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Anisotropy and Magnetoelastic Properties

  • Gerald F. DionneEmail author
Chapter
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Abstract

In this chapter, we discuss the local origins of the two measurable macroscopic effects that occur from interactions between the ionic magnetic moments and the lattices in which they reside: magnetocrystalline anisotropy and magnetostriction. In the preceding chapters, the focus has been on the molecular origin of the magnetic moments in crystal lattices. For the 3d n transition group in particular, the disposition of spin alignments as determined by covalent-induced superexchange and the randomizing effect of temperature has been reviewed. The spin system is also influenced by geometrical shape of the specimen in which it resides (described in  Chap. 1) and the symmetry of the lattice itself and its elastic properties, each of which contribute to the anisotropy that influences the magnetization process and other magnetic properties. In addition, large anisotropic magnetic effects can result from asymmetry of the local crystal fields and their interactions with magnetoelastic cations. In this sense, magnetoelasticity refers to the coupling between the magnetic moment of the cation and local crystal field of the anion coordination. All of these mechanisms, however, involve interaction between the spins and the elastic properties of the lattice, which can be collective, as in the case of dipole–dipole interactions in fixed array of lattice sites, or individual through orbital angular momentum coupling to the crystal field. The conventional macroscopic phenomenological model is presented later in this chapter, but it is the molecular origins of these properties where our initial attention will be focused.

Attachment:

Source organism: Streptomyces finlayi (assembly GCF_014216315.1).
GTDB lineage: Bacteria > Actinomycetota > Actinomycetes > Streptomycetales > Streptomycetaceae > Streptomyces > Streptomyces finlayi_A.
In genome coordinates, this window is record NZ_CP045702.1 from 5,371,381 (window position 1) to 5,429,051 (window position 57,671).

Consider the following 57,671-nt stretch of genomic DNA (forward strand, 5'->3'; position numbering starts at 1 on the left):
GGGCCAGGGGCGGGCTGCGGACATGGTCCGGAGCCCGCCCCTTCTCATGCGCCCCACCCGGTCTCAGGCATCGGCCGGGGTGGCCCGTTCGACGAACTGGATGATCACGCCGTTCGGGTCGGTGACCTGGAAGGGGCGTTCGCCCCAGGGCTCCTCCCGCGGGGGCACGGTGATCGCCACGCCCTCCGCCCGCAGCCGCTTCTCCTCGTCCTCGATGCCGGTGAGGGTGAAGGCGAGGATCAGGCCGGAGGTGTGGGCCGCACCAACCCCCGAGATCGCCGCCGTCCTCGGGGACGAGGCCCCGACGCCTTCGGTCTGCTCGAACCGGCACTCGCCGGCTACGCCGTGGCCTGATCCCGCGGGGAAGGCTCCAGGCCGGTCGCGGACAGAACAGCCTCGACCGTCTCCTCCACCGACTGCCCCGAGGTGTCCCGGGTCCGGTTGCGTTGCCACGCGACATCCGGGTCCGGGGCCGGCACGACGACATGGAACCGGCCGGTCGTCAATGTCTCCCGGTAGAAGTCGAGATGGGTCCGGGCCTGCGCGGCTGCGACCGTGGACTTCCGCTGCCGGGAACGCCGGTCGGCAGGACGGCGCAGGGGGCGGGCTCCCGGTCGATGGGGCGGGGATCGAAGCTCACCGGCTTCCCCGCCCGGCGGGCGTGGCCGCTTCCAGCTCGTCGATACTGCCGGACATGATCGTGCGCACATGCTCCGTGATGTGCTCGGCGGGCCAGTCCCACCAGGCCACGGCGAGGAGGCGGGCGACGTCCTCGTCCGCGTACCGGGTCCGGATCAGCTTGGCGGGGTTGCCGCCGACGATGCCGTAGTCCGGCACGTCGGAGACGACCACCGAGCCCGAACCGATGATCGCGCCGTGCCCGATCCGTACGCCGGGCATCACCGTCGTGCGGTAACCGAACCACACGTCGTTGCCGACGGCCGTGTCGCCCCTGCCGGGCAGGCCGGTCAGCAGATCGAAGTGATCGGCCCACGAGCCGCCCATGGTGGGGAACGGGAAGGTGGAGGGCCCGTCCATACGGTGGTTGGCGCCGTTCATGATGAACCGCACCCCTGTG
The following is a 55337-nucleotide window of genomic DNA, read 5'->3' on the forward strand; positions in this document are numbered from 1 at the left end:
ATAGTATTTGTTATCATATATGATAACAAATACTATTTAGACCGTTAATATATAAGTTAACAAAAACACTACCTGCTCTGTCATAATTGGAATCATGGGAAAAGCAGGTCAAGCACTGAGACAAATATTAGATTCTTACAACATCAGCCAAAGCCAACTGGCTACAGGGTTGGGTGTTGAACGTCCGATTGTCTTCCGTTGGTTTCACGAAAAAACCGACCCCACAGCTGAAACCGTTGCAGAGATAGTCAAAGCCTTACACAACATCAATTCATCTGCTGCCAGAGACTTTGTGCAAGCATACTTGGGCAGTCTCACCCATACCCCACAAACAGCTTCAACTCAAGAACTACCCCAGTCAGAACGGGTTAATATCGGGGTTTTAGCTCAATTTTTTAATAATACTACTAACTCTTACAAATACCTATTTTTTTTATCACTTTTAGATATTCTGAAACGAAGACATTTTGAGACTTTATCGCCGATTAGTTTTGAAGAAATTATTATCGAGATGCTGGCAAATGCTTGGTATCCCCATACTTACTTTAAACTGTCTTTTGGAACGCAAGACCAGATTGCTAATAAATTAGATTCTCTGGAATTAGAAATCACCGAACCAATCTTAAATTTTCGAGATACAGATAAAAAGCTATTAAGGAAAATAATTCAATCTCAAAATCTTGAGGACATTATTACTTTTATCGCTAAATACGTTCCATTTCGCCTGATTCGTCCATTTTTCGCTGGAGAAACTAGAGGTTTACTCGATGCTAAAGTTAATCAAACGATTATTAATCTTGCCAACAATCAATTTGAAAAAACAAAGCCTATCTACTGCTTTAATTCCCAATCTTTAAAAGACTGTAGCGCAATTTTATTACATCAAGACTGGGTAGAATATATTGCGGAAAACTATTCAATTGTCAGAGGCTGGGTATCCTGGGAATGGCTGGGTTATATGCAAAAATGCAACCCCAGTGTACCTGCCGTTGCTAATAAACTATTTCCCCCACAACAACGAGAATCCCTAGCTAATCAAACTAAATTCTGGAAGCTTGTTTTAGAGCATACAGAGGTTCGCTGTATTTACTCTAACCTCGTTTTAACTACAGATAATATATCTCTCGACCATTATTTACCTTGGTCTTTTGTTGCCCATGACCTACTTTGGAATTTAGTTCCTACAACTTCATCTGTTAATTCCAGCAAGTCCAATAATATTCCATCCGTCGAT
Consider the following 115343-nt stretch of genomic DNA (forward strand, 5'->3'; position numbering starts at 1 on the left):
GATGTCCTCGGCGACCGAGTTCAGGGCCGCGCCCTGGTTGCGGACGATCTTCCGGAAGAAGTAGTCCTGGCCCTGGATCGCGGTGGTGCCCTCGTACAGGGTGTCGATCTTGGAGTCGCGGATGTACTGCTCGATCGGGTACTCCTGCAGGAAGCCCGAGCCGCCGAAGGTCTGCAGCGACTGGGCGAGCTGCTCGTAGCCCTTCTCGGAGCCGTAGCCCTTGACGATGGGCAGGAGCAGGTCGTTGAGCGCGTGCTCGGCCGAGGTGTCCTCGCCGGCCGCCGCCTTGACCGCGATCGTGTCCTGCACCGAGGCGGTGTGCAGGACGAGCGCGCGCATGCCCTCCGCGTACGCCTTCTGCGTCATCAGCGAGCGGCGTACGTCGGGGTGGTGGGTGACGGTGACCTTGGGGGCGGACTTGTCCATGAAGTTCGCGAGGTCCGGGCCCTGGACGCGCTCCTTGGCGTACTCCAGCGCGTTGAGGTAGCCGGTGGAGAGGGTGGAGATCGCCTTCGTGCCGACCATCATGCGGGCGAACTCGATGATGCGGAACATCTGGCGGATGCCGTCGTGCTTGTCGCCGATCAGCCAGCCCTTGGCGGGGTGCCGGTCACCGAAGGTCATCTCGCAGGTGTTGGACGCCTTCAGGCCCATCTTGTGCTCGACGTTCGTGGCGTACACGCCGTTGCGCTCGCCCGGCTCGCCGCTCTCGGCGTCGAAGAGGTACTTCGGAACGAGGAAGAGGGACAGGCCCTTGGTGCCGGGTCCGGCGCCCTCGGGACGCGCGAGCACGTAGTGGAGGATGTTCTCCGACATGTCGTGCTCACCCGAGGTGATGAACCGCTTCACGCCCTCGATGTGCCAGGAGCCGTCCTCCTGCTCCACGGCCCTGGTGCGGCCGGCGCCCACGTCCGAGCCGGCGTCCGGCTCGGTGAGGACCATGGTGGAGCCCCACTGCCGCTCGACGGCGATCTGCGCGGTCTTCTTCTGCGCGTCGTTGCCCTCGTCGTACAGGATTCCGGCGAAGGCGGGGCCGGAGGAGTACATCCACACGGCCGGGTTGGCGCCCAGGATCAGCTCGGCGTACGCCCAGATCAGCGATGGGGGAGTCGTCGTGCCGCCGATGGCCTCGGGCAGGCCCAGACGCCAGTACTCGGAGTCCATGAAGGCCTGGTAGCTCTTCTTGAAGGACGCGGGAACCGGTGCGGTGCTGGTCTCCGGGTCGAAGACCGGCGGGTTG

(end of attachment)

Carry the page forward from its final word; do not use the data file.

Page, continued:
Following the context established by the preceding chapters, we begin by examining the local origins of the local anisotropy. In particular, self-induced anisotropy in the form of crystal-field distortions derived from spin–orbit coupling and the Jahn–Teller effect will be emphasized. The underlying physics is reviewed first through the properties of individual ions. With the single-ion concepts in hand, we then examine the ions in an exchange-coupled ferromagnet (or ferrimagnet) to determine how the macroscopic anisotropy and magnetostriction effects influence the collective magnetization statically, and then dynamically in  Chap. 6.

Keywords

Crystal Field Octahedral Site Orbital Angular Momentum Orbit Coupling Magnetocrystalline Anisotropy 
These keywords were added by machine and not by the authors. This process is experimental and the keywords may be updated as the learning algorithm improves.

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© Springer Science+Business Media, LLC 2009

Authors and Affiliations

  1. 1.Massachusetts Institute of TechnologyLexingtonUSA

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